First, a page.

93 Notes in 93 Days


Songs You May Have Missed #219


Jimmy Beaumont and The Skyliners: “Where Have They Gone” (1974)

And that reminds me of another Pittsburgh hit, this one released in 1974 and hitting its national chart peak of #100 in March of 1975. In the ‘Burgh however it was in heavy rotation that year.

Jimmy Beaumont and The Skyliners of course were best-known for the Doo Wop classic “Since I Don’t Have You” from back in 1959. It’s been said that Beaumont had the greatest voice of any singer in the early era of Rock ‘n Roll.

He wasn’t going for the high notes on “Where Have They Gone”, but its wistful lyric is beautifully rendered, and it’s one of my absolute favorite songs of the 70’s.


Songs You May Have Missed #218


Cellarful of Noise: “Samantha” (1988)


Here’s a nearly forgotten song that was quite a big local hit in Pittsburgh, though it only charted nationally at #69. It was written and sung by Mark Avsec, who was a member not only of Donnie Iris’ Cruisers but also of Wild Cherry (“Play That Funky Music”).

If this one sounds like a Donnie Iris song, there’s good reason: Avsec co-wrote all of Iris’ biggest hits, including “My Girl”, “Love Is Like a Rock” and “Ah! Leah!”. His other band, Cellarful of Noise, released two albums.

“Samantha” is in my opinion the second-best pop song about an abortion, number one being ELO’s “Livin’ Thing”. (I’d rank Ben Folds’ “Brick” third, ’cause I have to–it’s the only other one I know.)


Symphony of Science: Education (Auto)Tuned to Young People

The world of science is indeed full of wonders. Would you ever have believed you could buy a 7″ vinyl record of a song by Carl Sagan?

That would be “A Glorious Dawn”, one of 17 or so bits of science-as-entertainment produced so far by a project called Symphony of Science. The songs and their accompanying videos give scientific and philosophical concepts a pseudo-chillwave musical treatment and feature (with the help of our old friend auto-tune) such prominent figures as Sagan, Isaac Asimov, Stephen Hawking and Bill Nye the Science Guy.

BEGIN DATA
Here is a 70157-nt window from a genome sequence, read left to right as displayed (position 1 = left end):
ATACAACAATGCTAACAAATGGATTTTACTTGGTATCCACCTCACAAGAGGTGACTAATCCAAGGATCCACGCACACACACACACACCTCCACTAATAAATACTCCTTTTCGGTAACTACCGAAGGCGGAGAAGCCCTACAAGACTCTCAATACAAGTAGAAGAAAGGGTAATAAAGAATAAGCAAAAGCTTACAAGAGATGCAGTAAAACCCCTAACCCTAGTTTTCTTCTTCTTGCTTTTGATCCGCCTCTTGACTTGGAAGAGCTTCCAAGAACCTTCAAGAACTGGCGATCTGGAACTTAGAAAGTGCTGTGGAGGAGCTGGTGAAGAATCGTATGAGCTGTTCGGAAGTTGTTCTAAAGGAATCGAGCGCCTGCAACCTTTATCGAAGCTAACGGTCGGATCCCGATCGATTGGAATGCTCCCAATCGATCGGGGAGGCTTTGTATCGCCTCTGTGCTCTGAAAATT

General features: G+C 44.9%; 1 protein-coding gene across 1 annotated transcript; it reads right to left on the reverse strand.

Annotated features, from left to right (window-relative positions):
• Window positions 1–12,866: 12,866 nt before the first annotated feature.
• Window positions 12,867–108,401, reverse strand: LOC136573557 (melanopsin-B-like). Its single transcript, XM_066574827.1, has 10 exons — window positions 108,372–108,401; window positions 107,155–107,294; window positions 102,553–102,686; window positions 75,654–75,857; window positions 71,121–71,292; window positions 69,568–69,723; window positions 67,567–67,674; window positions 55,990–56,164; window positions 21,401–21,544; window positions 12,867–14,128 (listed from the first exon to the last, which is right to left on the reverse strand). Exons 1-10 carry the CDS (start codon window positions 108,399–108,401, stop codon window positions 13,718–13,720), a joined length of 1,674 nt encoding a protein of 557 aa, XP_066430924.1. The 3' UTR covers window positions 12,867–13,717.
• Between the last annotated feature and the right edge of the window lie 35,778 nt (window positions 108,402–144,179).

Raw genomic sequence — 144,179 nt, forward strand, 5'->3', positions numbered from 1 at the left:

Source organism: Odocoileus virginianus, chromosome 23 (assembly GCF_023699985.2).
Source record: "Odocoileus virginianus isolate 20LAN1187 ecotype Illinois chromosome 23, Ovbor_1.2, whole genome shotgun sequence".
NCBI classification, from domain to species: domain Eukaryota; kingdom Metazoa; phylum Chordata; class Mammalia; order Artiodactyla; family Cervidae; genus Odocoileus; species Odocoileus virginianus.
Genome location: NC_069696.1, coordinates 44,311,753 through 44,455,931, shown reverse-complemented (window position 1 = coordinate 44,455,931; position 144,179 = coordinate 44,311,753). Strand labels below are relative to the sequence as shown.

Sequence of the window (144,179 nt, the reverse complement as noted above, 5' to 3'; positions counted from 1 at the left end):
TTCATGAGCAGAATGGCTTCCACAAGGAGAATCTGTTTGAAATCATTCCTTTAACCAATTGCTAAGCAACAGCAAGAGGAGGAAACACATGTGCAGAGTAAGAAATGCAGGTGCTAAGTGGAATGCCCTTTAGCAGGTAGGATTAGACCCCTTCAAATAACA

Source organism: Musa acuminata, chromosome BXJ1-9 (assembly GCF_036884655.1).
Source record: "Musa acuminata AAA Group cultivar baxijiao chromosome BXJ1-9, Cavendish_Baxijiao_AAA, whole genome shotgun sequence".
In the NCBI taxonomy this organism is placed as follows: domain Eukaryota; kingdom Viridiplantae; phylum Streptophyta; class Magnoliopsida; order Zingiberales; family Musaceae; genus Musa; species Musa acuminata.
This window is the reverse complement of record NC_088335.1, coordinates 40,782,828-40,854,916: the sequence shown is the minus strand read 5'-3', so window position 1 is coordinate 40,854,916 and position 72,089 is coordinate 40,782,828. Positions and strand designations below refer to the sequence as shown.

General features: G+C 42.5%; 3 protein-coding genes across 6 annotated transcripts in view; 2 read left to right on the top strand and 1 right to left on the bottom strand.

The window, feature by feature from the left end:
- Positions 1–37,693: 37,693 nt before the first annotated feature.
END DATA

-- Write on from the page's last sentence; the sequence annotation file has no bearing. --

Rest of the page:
Check out the site for more:



John Denver at the PMRC Hearings, 1985

The Parents Music Resource Center (PMRC) also known as the “Washington Wives” was formed in 1985 with the purpose of exerting control (“censorship” some said) over the access children had to violent and explicit music by putting warning labels on albums.

Rap music of the time was thought to be a particular threat, with rapper Ice-T specifically accused by Tipper Gore of inciting increased violence against police in Los Angeles.

On September 19, 1985 three musicians stepped to the microphone to testify. They were Dee Snyder (of Twisted Sister), Frank Zappa and…John Denver, who’d had his own music banned in some cities in the early 70’s.

Many on the PMRC committee expected the folk-pop singer to speak in support of their agenda. But instead Denver articulately stated the case against censorship saying, “That which is denied becomes that which is most desired, and that which is hidden becomes that which is most interesting. Consequently, a great deal of time and energy is spent trying to get at what is being kept from you.” (Spoken like an experienced dad)

(Snyder and Zappa were less conciliatory in tone. And Zappa subsequently responded with his Frank Zappa Meets the Mothers of Prevention album, which featured a parody of the warning label on its cover.)


“Giving Her Away”: One of the Best Student-Produced Short Films You’ll Ever Watch

This blog will rarely stray from music-related topics, but I consider this a must watch. “Giving Her Away” is a student-produced 9-minute film that won awards in multiple film festivals in 2006. Enjoy, and have a tissue or two nearby.


Page and Plant Reunite in Exotic Marrakesh, 1994

(Reprinted from Open Culture)

In 1994 Jimmy Page and Robert Plant collaborated on a new musical project for the first time since the death 14 years earlier of Led Zeppelin’s drummer, John Bonham. The reunion resulted from an invitation to appear on MTV’s hit series Unplugged. But Page and Plant wanted to steer clear of nostalgia, so they excluded former Zeppelin bassist John Paul Jones from the project and named it Unledded.

The resulting album and DVD feature an assortment of Zeppelin songs that were reinterpreted with the help of an Egyptian ensemble, an Indian vocalist and the London Metropolitan Orchestra, but perhaps the most interesting part of the project was a trio of new songs recorded with local musicians in Marrakesh, Morocco. Those performances, one of which is shown here, were the result of a collaboration with traditional musicians of the Gnawa minority, whose sub-Saharan ancestors were brought to Morocco many centuries ago as slaves.

“We’d never met the Gnawa when we went there,” said Plant in a 1994 interview, “but they were very patient, and smiling is a great currency.” Gnawa music is traditionally performed for prayer and healing, and differs from other North African music. “They play a kind of music which is much more akin to the music of the Mississippi Delta than it is to do with Arab music,” Plant said in another interview. “It’s haunting, seductive, and quite alluring.”


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